The organizers of a new initiative that retrieves e-waste from across rural Alaska report they collected and recycled over 145,000 pounds of lead-acid batteries from 45 communities last year. Backhaul Alaska is an idea from Sen. Lisa Murkowski, and now receives federal grant money from the Bureau of Indian Affairs, Department of Transportation, and Environmental Protection Agency to address the challenge of getting hazardous waste out of remote Alaska communities.
Reilly Kosinski works for Zender Environmental, a nonprofit that manages the backhaul program. He said waste management is uniquely challenging in much of the state. The program trains local residents to safely consolidate hazardous batteries and other e-waste, and then coordinates discounted backhaul shipments on cargo ships or planes. Kosinski said the waste is then delivered to certified recycling facilities in the Lower 48.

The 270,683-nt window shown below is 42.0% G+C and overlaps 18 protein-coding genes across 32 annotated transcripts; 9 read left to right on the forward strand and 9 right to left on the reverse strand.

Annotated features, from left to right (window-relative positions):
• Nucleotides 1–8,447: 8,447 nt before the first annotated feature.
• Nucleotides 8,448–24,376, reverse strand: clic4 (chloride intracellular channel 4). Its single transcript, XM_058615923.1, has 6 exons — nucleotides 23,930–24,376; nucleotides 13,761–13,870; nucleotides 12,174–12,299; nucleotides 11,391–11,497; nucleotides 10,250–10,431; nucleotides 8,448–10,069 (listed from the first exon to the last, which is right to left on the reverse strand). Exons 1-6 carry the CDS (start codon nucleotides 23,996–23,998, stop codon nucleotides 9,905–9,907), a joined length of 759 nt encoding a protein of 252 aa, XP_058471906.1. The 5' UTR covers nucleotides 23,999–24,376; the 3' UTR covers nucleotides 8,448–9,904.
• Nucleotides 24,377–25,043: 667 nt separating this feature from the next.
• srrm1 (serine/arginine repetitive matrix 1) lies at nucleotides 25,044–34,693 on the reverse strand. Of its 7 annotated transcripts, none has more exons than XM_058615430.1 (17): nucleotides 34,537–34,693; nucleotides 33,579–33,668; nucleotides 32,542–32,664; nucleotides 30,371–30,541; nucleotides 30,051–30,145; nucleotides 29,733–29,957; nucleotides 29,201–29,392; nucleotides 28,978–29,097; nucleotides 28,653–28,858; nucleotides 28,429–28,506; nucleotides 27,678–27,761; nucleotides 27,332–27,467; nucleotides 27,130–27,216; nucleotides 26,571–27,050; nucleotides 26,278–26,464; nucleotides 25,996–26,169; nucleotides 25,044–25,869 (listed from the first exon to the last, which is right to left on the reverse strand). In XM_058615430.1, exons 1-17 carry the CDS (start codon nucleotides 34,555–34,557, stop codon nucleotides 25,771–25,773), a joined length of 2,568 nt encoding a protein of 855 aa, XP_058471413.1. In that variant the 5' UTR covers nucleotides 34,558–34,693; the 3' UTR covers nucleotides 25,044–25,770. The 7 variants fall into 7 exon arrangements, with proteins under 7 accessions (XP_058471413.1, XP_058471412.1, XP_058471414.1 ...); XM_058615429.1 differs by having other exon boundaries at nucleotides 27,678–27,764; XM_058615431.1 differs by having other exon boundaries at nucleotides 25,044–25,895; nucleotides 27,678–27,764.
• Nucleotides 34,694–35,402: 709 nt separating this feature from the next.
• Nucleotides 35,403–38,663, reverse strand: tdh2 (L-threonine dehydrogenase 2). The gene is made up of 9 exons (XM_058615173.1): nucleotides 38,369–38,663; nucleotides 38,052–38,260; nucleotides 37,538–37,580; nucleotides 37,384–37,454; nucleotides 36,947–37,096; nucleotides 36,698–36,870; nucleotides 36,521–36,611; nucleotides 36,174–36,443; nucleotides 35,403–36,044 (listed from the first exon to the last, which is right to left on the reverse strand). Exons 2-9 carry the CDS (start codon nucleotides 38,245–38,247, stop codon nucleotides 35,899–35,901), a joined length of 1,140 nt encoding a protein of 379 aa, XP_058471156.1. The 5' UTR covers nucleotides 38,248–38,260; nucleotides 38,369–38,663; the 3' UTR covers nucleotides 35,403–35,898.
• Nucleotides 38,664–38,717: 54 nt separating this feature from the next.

John Kyte, Communications Director for the Responsible Battery Coalition, a national organization supporting Backhaul Alaska, said lead acid batteries are 99% recyclable and the lead can be reused indefinitely. For Alaskans in bigger cities looking to unload e-waste, Kosinski recommended services from Total Reclaim or Central Recycling Services in Anchorage or Green Star of Interior Alaska in Fairbanks. As for spent lead-acid batteries, he said most auto shops that sell car batteries will gladly take your old ones.
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